Mensink, M., Blaak, E. E., Corpeleijn, E., Saris, W. H., de Bruin, T. W., and Feskens, E. J. (2003). Lifestyle intervention according to general recommendationsimproves glucose tolerance. Obes. Res. 11, 1588–1596. doi: 10.1038/oby.2003.211
Molloy, G. J., Randall, G., Wikman, A., Perkins-Porras, L., Messerli-Burgy, N., and Steptoe, A. (2012). Type D personality, self-efficacy, and medication adherence following an acute coronary sindrome. Psychosom. Med. 74, 100–106. doi: 10.1097/PSY.0b013e31823a5b2f
Mommersteeg, P. M., Pelle, A. J., Ramakers, C., Szabó, B. M., Denollet, J., and Kupper, N. (2011). Type D personality and course of health status over 18 months in outpatients with heart failure: multiple mediating inflammatory biomarkers. Brain Behav. Immun. 26, 301–10. doi: 10.1016/j.bbi.2011.09.010
Nefs, G., Pouwer, F., Pop, V., and Denollet, J. (2012). Type D (distressed) personality in primary care patients with type 2 diabetes: validation and clinical correlates of the DS14 assessment. J. Psychosom. Res. 72, 251–257. doi: 10.1016/j.jpsychores.2012.01.006
Nefs, G., Speight, J., Pouwer, F., Pop, V., Bot, M., and Denollet, J. (2015). Type D personality, suboptimal health behaviors and emotional distress in adults with diabetes: results from diabetes MILES-the Netherlands. Diabetes Res. Clin. Pract. 108, 94–105. doi: 10.1016/j.diabres.2015.01.015
Seematter, G., Binnert, C., Martin, J. L., and Tappy, L. (2004). Relationship between stress, inflammation and metabolism. Curr. Opin. Clin. Nutr. Metab. Care 7, 169–173. doi: 10.1097/00075197-200403000-00011
Skaff, M. M., Mullan, J. T., Hoffman, L., Mohr, D., Almeida, D. M., Masharani, U., et al. (2009). Daily negative mood affects fasting glucose in type 2 diabetes. Health Psychol. 28, 265–272. doi: 10.1037/a0014429
Smith, K. J., Béland, M., Clyde, M., Gariépy, G., Pagé, V., Badawi, G., et al. (2013). Association of diabetes with anxiety: a systematic review and meta-analysis. J. Psychosom. Res. 74, 89–99. doi: 10.1016/j.jpsychores.2012.11.013
van Dooren, F. E. P., Denollet, J., Verhey, F. R. J., Stehouwer, C. D., Sep, S. J., Henry, R. M., et al. (2016). Psychological and personality factors in type 2 diabetes mellitus, presenting the rationale and exploratory results from the Maastricht study, a population-based cohort study. BMC Psychiatry 16:17. doi: 10.1186/s12888-016-0722-z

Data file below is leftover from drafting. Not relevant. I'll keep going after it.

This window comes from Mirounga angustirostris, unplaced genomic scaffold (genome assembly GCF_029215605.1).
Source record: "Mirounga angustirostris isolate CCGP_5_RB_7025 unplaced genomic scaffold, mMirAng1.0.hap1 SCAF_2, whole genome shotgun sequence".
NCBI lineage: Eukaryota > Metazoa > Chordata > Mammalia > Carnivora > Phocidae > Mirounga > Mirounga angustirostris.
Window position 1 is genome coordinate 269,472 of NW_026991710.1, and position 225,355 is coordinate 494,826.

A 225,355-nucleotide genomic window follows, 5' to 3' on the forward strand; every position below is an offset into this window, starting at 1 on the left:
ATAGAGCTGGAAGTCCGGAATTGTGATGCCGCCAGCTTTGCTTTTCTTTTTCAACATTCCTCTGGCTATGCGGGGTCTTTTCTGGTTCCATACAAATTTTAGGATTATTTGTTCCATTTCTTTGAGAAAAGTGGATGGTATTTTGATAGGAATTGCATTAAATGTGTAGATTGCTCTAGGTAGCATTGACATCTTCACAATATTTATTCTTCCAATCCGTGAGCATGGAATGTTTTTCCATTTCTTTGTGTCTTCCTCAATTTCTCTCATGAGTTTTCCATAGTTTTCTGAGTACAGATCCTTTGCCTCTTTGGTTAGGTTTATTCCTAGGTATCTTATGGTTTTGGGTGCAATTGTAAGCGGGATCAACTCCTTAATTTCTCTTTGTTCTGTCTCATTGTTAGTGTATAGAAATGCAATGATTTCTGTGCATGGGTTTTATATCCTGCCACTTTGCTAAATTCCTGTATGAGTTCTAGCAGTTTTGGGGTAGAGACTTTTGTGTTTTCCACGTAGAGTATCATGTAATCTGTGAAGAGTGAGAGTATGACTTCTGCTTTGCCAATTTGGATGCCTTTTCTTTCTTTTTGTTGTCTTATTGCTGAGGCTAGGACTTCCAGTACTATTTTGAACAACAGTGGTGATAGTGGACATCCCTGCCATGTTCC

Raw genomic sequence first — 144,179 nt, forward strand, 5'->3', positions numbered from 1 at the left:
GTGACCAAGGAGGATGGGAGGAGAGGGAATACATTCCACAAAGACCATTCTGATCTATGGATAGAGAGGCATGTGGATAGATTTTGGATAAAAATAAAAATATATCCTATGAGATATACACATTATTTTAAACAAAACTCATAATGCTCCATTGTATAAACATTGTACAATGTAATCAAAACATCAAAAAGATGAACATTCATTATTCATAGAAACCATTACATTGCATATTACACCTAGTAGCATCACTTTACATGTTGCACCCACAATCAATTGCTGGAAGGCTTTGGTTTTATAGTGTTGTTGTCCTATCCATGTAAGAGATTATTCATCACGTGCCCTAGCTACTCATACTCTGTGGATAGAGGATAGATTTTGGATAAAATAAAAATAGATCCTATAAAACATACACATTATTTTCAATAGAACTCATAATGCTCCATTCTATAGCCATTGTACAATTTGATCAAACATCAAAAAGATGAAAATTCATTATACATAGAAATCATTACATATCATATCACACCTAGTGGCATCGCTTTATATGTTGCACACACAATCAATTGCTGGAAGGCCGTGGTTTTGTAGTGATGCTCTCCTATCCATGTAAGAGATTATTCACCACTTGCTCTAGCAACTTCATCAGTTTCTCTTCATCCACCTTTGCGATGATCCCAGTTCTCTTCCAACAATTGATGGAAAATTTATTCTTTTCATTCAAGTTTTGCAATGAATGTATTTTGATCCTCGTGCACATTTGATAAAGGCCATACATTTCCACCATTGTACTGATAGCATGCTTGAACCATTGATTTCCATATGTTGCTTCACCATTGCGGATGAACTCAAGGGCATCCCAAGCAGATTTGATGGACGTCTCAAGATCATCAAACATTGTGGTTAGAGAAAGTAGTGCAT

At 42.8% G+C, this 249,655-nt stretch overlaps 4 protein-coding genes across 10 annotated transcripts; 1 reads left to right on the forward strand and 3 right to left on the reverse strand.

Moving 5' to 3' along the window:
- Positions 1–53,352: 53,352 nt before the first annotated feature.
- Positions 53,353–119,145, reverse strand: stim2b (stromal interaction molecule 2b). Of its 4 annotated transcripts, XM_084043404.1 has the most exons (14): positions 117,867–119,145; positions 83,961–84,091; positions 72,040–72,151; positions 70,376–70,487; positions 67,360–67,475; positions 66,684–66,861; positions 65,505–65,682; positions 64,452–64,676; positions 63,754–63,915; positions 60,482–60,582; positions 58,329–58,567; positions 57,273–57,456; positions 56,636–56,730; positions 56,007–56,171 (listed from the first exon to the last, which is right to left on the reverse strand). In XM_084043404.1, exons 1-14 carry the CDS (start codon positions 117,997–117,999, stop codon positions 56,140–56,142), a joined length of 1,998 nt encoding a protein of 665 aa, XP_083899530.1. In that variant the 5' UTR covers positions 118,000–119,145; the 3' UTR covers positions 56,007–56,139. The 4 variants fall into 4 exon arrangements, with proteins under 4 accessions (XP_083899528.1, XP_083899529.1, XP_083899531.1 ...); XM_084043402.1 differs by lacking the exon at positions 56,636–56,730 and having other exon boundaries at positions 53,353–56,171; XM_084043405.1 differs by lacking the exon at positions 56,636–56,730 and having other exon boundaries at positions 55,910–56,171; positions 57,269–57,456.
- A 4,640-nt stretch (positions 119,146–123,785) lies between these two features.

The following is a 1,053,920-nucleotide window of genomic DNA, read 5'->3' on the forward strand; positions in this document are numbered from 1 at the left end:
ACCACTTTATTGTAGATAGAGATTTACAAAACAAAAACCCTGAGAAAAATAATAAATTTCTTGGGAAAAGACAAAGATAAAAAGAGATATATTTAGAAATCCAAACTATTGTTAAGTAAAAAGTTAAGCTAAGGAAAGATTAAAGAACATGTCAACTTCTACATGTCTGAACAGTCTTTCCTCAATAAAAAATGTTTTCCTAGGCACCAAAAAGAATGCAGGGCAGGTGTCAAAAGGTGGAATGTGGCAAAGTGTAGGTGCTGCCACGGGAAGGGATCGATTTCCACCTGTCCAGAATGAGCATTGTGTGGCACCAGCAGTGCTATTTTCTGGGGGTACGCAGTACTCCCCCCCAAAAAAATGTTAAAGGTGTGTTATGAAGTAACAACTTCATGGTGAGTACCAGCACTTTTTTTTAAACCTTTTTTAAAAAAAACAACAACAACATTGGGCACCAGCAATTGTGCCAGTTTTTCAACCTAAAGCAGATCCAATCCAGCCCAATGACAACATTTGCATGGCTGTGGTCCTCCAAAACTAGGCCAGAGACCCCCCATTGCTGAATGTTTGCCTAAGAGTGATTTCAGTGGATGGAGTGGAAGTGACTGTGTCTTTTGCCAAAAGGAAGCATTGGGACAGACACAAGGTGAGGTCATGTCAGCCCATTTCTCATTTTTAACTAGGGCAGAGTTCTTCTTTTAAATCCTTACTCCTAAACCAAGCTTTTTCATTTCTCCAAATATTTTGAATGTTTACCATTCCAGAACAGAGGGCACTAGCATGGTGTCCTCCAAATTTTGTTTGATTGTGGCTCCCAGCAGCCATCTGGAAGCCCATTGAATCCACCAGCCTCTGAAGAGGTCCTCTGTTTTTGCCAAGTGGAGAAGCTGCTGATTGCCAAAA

Vicenti, G., Solarino, G., Spinarelli, A., Carrozzo, M., Picca, G., Maddalena, R., et al. (2016). Restoring the femoral offset prevent early migration of the stem in total hip arthroplasty: an EBRA-FCA study. J. Biol. Regul. Homeost. Agents 30(4 Suppl. 1), 207–212.
Zhang, P., Zhang, X., Brown, J., Vistisen, D., Sicree, R., Shaw, J., et al. (2010). Global healthcare expenditure on diabetes for 2010 and 2030. Diabetes Res. Clin. Pract. 87, 293–301. doi: 10.1016/j.diabres.2010.01.026
Table A1. Comparison between the control and the clinical group: Structural Model: factor loading estimates of the measurement model for the DS14 scale.
Table A2. Comparison between the control and the clinical group: Structural Model: factor loading estimates of the measurement model for the WHOQOL scale.
Keywords: Type D personality, structural equation modeling, metabolic control, negative affectivity, social inhibition, quality of life, diabetes mellitus
Citation: Conti C, Di Francesco G, Fontanella L, Carrozzino D, Patierno C, Vitacolonna E and Fulcheri M (2017) Negative Affectivity Predicts Lower Quality of Life and Metabolic Control in Type 2 Diabetes Patients: A Structural Equation Modeling Approach. Front. Psychol. 8:831. doi: 10.3389/fpsyg.2017.00831
Received: 03 October 2016; Accepted: 08 May 2017;
Published: 24 May 2017.
Edited by:Angelo Compare, University of Bergamo, Italy
Reviewed by:Arianna Palmieri, University of Padua, Italy
Amanda Rae Gross, Tufts University, United States
Copyright © 2017 Conti, Di Francesco, Fontanella, Carrozzino, Patierno, Vitacolonna and Fulcheri. This is an open-access article distributed under the terms of the Creative Commons Attribution License (CC BY). The use, distribution or reproduction in other forums is permitted, provided the original author(s) or licensor are credited and that the original publication in this journal is cited, in accordance with accepted academic practice. No use, distribution or reproduction is permitted which does not comply with these terms.
*Correspondence: Chiara Conti, email@example.com